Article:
The treatment of time by Romantic artists tended to fall into two categories. Sometimes, it appeared to be compressed by the whirling mass of dramatic events, a portrayal that was particularly common in the works of Delacroix and Gericault. Elsewhere, however, it appears that time has suddenly ceased to exist, and cannot be perceived or contemplated. At such moments, man finds himself estranged, and the literal meaning of the word "ecstasy" as "outside one's own mind" is applicable. This definition calls to mind Friedrich's portrayal of the human condition, where nature serves as a vast backdrop against which the irreconcilable solitude of humanity is projected. Monk on the Seashore again shows the religious symbolism that is often found in Friedrich's work, while lacking an explicit, specific religion. It also conveys the presence of a mystery before which man no longer has any power: he can contemplate it. but to be able to measure himself against this anonymous force, he must come "out of himself". The word "monk" comes from the Greek for "alone", and we share his powerful sense of loneliness with him. The artist's chosen setting for his painting A Man and a Woman Contemplate the Moon is a German forest, in which there is no visible path for the figures to follow. Among the dark silhouettes of the trees linger two figures who look across the landscape at the moon, which hangs low in the night sky. A symbol of Christ, the moon indicates a hope given to humankind; it is also a sign of the supernatural world in which that hope may be eventually fulfilled.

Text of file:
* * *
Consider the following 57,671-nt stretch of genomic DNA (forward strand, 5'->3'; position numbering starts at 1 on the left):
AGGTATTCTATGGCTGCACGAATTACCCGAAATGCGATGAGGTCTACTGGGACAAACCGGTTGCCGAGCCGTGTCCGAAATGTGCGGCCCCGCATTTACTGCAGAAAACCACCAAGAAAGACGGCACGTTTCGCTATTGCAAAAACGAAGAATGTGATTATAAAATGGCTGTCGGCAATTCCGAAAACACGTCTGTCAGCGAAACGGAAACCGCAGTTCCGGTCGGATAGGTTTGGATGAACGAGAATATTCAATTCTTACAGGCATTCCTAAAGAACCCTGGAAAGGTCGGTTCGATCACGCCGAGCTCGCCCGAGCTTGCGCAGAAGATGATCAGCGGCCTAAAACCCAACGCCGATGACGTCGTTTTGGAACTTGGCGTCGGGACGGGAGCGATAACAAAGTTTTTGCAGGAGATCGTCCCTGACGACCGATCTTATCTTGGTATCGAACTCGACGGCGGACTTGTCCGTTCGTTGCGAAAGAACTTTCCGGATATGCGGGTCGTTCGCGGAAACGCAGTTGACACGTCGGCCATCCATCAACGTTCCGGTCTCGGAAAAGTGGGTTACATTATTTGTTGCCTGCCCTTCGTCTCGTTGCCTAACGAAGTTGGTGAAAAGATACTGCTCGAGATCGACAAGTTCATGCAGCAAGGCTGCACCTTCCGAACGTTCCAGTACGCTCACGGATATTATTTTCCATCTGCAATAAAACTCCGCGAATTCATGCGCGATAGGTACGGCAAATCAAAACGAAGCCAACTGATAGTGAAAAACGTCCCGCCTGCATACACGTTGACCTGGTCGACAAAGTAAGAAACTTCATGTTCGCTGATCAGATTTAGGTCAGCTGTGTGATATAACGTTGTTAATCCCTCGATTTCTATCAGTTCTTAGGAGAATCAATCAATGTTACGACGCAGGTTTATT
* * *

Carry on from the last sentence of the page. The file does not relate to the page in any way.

Caspar David Friedrich
A Man and a Woman Contemplate the Moon
1830-35
 
 

Caspar David Friedrich
Monk on the Seashore
1810